By Jim Schutze
By Rachel Watts
By Lauren Drewes Daniels
By Anna Merlan
By Lee Escobedo
By Eric Nicholson
How about that amazing line-up of politicians and business groups put together by Carol Reed, the political guru running the Vote No! campaign for the November toll road referendum?
The entire city council except for Angela Hunt. The entire county commissioners court. The entire congressional delegation. The United Brotherhood of Politicians.
The only way for Dallas to avoid perdition, they all say in unison, is for voters to vote no in next month's referendum and stick with plans for a toll road between the flood control levees downtown.
How, in the United States of America in the 21st century, could so many local politicians agree so vehemently on so narrow a position? Think about it.
They are not even necessarily for the toll road. They are only for the toll road between the levees in the new river park downtown.
Half of what they say is against the toll road. If the toll road doesn't go inside the park between the flood control levees, they say it will be too expensive, too ugly, too bad for development; they won't keep trying to get state and federal money for it; they won't keep asking their wealthy friends for donations for it.
To hell with it, if it doesn't go inside the park between those levees.
Isn't that curious? Among this many local politicians, wouldn't you at least expect some back-and-forth about where to put the thing?
And then suddenly the FBI brings us this other news about our local politicians and the way politics gets done in Dallas. This just in: It has to do with money.
Five years ago, before The Dallas Morning News turned totally Pravda on this issue, it reported that a city-hired consultant had found almost no economic value to the city from the toll road but considerable value in the proposed park between the levees.
"The proposed Trinity toll road is not likely to spur significant economic development in downtown, Oak Cliff or most areas up or downstream, according to a study commissioned by the Dallas City Council," a story by Victoria Loe Hicks reported.
Hicks quoted one of the consultants as saying: "The park is where the maximum benefit comes."
Hicks reported: "Under any scenario, the poor, predominantly black and Hispanic neighborhoods of Rochester Park, Cadillac Heights and Joppa can expect no noticeable economic boost, the study suggests."
Ah, but there was one neighborhood that did stand to benefit enormously from a toll road, according to Hicks. "Conversely, there is likely to be one major economic winner, regardless of which alignment the council chooses. It is the aging warehouse district where the new highway would intersect Stemmons and State Highway 183.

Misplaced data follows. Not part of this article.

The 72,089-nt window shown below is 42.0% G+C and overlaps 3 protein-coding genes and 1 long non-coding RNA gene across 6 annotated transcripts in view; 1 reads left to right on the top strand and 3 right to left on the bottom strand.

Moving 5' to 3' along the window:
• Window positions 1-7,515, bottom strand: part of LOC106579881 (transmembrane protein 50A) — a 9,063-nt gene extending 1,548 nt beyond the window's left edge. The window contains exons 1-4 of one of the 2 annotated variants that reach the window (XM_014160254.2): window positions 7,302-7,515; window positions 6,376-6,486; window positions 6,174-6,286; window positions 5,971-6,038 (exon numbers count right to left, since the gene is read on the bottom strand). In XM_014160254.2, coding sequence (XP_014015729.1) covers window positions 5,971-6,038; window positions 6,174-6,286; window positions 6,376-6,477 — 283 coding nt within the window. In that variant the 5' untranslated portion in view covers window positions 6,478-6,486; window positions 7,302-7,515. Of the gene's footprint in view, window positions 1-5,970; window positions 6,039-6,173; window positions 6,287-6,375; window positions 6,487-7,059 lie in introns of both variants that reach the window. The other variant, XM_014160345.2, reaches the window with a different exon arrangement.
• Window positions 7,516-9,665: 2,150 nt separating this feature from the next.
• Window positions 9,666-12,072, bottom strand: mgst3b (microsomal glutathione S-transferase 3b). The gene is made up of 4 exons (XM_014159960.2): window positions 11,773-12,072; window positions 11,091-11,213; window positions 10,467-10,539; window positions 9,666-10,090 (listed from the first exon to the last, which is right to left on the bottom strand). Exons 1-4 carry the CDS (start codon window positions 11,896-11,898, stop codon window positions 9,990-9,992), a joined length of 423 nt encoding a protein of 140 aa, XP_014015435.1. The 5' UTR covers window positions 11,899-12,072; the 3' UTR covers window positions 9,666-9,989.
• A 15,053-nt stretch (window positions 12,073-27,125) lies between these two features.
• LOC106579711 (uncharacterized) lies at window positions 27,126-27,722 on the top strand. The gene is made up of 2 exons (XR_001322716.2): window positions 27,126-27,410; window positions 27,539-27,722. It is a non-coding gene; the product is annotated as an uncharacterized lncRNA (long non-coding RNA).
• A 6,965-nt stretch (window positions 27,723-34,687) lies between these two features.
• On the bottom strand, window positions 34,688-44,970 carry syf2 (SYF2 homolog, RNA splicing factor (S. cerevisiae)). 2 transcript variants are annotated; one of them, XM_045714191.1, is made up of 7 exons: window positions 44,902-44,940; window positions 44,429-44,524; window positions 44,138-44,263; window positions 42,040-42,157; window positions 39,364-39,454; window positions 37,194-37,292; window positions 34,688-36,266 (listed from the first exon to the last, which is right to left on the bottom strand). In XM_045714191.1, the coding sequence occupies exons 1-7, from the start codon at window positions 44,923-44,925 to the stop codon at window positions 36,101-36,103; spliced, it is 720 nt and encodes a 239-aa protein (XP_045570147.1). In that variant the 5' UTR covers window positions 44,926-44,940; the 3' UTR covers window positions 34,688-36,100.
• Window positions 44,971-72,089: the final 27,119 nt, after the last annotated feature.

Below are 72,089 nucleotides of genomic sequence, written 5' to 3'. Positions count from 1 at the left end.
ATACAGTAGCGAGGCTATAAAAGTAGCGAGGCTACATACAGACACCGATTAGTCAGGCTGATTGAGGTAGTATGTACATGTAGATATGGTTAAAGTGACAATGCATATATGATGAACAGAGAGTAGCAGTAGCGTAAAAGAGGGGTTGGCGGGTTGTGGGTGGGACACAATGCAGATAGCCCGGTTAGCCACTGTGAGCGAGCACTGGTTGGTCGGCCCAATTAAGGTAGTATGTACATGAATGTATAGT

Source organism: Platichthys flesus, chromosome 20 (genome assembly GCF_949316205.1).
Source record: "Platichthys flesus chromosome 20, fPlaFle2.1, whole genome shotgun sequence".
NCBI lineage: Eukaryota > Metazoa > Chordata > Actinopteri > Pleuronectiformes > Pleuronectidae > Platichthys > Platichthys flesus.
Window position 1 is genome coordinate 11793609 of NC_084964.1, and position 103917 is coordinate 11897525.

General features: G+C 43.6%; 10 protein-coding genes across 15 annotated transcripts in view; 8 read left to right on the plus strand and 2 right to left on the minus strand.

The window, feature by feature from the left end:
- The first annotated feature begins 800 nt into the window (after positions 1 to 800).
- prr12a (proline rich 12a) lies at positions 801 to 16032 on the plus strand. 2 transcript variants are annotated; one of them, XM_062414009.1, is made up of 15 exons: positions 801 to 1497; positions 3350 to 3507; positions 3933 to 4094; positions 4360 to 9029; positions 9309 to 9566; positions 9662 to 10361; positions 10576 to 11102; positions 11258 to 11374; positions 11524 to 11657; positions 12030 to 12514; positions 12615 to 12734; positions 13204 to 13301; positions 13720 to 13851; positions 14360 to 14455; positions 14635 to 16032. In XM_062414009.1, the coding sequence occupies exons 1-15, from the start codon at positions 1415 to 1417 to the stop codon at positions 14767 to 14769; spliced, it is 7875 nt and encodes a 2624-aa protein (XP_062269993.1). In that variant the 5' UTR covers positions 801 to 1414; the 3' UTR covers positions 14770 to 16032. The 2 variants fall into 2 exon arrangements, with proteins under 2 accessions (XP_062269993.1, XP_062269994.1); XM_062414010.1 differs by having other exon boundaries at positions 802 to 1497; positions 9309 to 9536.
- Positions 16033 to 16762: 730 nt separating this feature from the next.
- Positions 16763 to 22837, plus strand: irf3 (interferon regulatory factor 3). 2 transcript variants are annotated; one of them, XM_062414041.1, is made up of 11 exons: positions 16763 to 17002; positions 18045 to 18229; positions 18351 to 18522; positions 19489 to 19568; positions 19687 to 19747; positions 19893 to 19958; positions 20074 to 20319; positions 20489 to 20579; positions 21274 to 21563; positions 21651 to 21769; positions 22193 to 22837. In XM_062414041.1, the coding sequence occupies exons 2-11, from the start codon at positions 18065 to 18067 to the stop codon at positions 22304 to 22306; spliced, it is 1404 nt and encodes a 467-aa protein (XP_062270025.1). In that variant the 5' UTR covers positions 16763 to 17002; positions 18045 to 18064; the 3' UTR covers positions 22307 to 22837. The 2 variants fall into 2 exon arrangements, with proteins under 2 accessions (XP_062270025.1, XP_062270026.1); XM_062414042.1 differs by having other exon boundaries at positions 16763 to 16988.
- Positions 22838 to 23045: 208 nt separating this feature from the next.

"Without the tollway, that area would see little or no development, the study predicts. With the tollway, it would be a good candidate to sprout sleek, suburban-style office campuses."
Crow is the man who funded the hiring of "blockers" in an unsuccessful attempt to foil the TrinityVote petition drive for the referendum. Hunt is the guy President Bush has suggested in recent weeks may be de-stabilizing Iraq by signing less than legal oil contracts with the Kurds.
If you possess the means to de-stabilize Iraq, do you think you could de-stabilize Dallas? I don't believe you'd even have to give people money. Just look at them.
From the very beginning to this very day, Crow, Hunt and Robert Decherd, CEO of Belo Corp., which owns the Morning News, have been stalwart funders and supporters of the toll road between the levees campaign.
My argument here is that Reed's wall-to-wall March of the Politicians doesn't look like normal political discourse because it's not. It's top-down social and business chain-yanking—big people doing the yanking, little people doing the squealing.
Two weeks ago there was a flap over e-mails between city staff and hired guns running the Vote No! campaign. In response to open records requests, mainly from Angela Hunt and from Dallasblog's Sam Merten, the city released a boxful of documents depicting a relationship way beyond cozy.
The issue here is simple. City employees are banned by law from working in or with political campaigns. Some city employees take the law seriously. They all remember the mess former Mayor Laura Miller got in for asking a city staff member to find a podium for a political event.
Whenever I call Chris Heinbaugh, the mayor's chief of staff, he literally doesn't want to forward my message to the mayor if my question is about the toll road. I have to go through the mayor's political spokeswoman, Becky Mayad, who does not work for the city.
Apparently other city employees are less virginal. E-mails between Trinity Project director Rebecca Dugger, a city employee, and Craig Holcomb, a hired campaign operative for Vote No!, were...well, how to put this delicately? Pretty embarrassing.
Planning their appearances together before citizen groups, Holcomb asks Dugger, "Can we partner?" Dugger e-mails back, "I would LOVE to partner with you."